My gaming started with the Atari VCS, moving to the VIC-20, then the C64.
I became a staunch Amigan: an Amiga 1000 in November '86, going through to a second-hand A500 in about 88/89, and then an A4000/030. Many games on the Amiga were also coded for the PC, but the Amiga always seemed to have an edge, despite the cost differential between the systems. Graphically and sonically, the Amiga seemed streets ahead.
A friend of a friend got a PC (486) around '94, and then I saw Doom. Hmm, this coupled with the start of Commodore's demise made me consider the PC as a viable game system; I already knew it had better DTP and other applications than the Amiga would ever get, so I umm-ed and ahh-ed a bit. Then at a computer fair one Sunday, I saw Little Big Adventure running on a PC, and knew I had to have it! I bought some PC mag coverdisks (which you could do then) with the odd full-price program on, plus games demos, and set about looking for a decent PC.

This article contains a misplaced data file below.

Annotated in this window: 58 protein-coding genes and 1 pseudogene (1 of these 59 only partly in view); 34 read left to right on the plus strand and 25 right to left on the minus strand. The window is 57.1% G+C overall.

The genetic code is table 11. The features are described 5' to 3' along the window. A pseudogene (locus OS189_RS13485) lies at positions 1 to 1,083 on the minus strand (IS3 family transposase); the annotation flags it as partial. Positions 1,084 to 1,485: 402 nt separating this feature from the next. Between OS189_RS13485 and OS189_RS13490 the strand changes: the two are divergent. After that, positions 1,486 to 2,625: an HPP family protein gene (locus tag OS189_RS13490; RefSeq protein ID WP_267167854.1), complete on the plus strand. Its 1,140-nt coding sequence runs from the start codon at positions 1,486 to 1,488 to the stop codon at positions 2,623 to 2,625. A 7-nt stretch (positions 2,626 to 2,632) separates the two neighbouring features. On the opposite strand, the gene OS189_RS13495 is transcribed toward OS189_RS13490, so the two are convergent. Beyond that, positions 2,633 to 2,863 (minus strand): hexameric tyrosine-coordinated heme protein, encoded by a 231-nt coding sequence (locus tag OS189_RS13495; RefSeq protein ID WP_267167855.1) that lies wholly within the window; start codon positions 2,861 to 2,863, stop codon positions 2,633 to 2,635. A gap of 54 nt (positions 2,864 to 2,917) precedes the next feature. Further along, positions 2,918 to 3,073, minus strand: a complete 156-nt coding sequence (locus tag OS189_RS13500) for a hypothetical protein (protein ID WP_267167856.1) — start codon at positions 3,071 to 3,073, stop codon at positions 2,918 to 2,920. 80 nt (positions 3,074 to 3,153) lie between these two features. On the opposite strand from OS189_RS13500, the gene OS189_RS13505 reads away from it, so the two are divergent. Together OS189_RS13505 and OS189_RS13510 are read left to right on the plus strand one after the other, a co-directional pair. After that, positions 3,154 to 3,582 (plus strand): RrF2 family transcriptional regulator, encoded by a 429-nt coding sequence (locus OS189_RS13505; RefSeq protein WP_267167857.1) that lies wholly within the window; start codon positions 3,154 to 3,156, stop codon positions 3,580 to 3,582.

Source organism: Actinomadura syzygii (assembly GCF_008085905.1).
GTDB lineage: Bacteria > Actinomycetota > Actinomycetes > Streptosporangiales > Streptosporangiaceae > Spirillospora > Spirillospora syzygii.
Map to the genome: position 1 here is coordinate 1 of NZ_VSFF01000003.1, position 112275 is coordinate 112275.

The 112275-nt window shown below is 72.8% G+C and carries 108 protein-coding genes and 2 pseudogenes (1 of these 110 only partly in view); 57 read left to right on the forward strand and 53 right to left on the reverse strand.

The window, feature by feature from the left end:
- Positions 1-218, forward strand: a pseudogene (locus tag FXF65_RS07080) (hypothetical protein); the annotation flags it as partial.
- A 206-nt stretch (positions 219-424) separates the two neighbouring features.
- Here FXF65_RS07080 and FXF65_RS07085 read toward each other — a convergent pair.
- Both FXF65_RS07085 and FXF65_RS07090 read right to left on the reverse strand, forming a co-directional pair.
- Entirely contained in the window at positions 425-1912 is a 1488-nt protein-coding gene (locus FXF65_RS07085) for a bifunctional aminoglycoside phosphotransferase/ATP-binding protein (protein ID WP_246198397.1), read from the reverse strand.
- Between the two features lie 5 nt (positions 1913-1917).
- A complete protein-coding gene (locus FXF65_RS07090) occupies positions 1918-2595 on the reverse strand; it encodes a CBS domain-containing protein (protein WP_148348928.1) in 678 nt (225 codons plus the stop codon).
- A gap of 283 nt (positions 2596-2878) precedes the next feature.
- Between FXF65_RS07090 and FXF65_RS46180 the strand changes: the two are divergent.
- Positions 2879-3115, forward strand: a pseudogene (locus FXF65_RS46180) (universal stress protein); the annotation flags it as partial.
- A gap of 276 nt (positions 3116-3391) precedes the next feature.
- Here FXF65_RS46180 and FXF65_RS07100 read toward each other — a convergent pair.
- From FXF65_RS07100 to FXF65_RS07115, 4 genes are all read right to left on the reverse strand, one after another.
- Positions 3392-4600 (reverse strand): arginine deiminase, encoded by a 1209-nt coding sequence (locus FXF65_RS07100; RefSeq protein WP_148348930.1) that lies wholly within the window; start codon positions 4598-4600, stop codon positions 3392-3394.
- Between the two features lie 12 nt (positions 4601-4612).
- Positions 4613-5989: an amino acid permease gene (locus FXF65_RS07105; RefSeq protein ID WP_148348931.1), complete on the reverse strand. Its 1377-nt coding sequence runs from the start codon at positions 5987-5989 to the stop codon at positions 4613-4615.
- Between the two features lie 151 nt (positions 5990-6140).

In mid-'95 I ended up with a machine from Evesham Micros (ex-Amiga and ST suppliers themselves), consisting of a Pentium 75, 8MB RAM, a quad-speed CDROM, a Soundblaster 16 sound card (ISA, of course), DOS 6.22 and Windows 3.11.
Then came a flurry of games: Doom, Doom 2, Rise of The Triad, LBA, Dark Forces, Bioforge, Alone in the Dark, Ecstatica, etc.
Since those early, heady days, my gaming has rather tailed off as free time has tailed off. The PC is still my prime game system (my most recent console is the GC), but I tend to play very little currently, and even then it's Sudoku and AisleRiot (solitaire) on Linux Mint, and through Virtual Box, Age of Empires on a virtual Windows 2000 PC.
I've reassessed some of those early PC games that I'd previously discounted because they were 'also on the Amiga'; while the Amiga version of game 'x' might have sounded better, say, it was more difficult to play because you couldn't install it to hard drive, and came on 3 floppies.